What happens if you drink Holy Water?
One should not drink holy water. While it is blessed, its purpose as a “sacramental” is for use in particular ways (as a reminder to us of the graces
received in baptism and for other sacred purposes such as the sprinkling of holy water on other items/places/etc. that are being blessed). Its intent is not to serve the place that natural water fittingly serves, including that of hydration. In addition, some prayers of blessing for holy water include the use of blessed salt that is put in the water or even the pouring of a small amount of the chrism oil into the water. These additives to the water are meant for their own purposes in blessing the water and are not meant for ingestion. Finally, while the holy water is blessed, that does not mean that other things that come into contact with the water (i.e. the fingers that are dipped into the water and the vessels which hold the water) are clean and free of germs or bacteria. Please do not drink holy water – as such is not its purpose.
Why can only a priest or deacon read the Gospel at Mass?
The proclamation of the Scriptures at Mass (and in the rituals for all the sacraments) is an essential component to our encountering Jesus. In distinguishing between the reading of the Gospel from other non-Gospel passages in the Scriptures, the plain difference between these is that the Gospels contain the direct words of God Himself in the person of Jesus Christ, whereas all the other books (save small parts of Acts of the Apostles and Revelation) do not contain the direct words of Jesus.As the ordained ministers of the Church are configured unto Christ through their sharing in Holy Orders, it is entrusted to them to directly proclaim the Word of God. In particular, the ordained clergy are meant to bring Christ to the people in a visible manner. (Vatican II’s “Constitution on the Sacred Liturgy” notes multiple ways that Christ is made present, among which it makes reference to the presence of Christ in the ordained minister as a distinct and real way of manifesting His presence). This presence of Christ in the minister is not at the expense of or in tension with other ways that Christ is made present. However, in the context of the proclamation of the Word of God, the presence of Christ within those who are ordained is a particular way of drawing greater emphasis to the words, actions, and overall presence of Christ found in the Gospels themselves. Thus, the ordained fittingly proclaim the direct words of Christ as a more visible way of manifesting His presence, through their very lives and persons that are configured onto Christ through ordination.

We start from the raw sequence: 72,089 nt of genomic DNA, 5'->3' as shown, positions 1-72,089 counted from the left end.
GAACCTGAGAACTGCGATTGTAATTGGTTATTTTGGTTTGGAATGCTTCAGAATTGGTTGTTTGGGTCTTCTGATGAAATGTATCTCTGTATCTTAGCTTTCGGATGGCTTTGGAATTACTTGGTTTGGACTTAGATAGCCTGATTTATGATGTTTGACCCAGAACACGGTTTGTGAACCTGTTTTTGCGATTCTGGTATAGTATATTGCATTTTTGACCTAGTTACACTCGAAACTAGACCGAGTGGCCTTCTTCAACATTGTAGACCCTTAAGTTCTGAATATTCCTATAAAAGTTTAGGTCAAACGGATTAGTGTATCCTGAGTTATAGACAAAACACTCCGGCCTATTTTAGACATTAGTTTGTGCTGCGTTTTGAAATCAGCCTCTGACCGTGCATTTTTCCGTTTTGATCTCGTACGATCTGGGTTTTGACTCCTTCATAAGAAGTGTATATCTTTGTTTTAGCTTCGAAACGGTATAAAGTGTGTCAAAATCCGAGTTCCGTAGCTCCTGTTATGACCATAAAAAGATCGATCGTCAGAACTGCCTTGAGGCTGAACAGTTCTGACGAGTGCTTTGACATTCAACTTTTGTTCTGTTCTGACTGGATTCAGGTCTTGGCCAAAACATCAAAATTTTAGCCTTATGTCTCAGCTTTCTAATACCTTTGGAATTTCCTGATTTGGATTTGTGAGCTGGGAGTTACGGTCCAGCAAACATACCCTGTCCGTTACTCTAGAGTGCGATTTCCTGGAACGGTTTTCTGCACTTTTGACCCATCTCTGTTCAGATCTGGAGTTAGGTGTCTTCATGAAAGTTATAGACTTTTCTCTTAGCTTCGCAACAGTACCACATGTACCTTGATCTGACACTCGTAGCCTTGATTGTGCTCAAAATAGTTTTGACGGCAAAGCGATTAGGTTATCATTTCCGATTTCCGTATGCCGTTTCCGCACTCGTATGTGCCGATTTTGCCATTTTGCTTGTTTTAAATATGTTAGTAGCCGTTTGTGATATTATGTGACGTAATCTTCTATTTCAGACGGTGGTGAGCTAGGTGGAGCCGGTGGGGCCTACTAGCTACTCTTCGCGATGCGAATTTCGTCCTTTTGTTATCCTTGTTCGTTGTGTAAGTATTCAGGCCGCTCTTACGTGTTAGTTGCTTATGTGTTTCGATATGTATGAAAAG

Naturally then, one might wonder why the deacon usually does this proclaiming instead of the priest, as the priesthood is a more complete configuration onto Christ through ordination? It is in this word “proclaiming” that the key is to be found. The instructions for the Mass (properly called the “General Instruction of the Roman
Missal”) refer to the proclaiming of the Scriptures as a “ministerial” function as opposed to a “presidential” function. Therefore, the readings are preferably proclaimed by one who is not leading the ceremony – but by one among the participants who may do so on behalf of all. Applying this principle to the Gospel, it is clear that a deacon ought to proclaim the Gospel as a ministerial function (as he is there to serve the priest celebrant). When no deacon is present, the priest himself is to proclaim the Gospel. In either case, the proclaiming of the Gospel remains for the ordained clergy to carry out; whereas the other readings are properly read as a ministry by the lay faithful.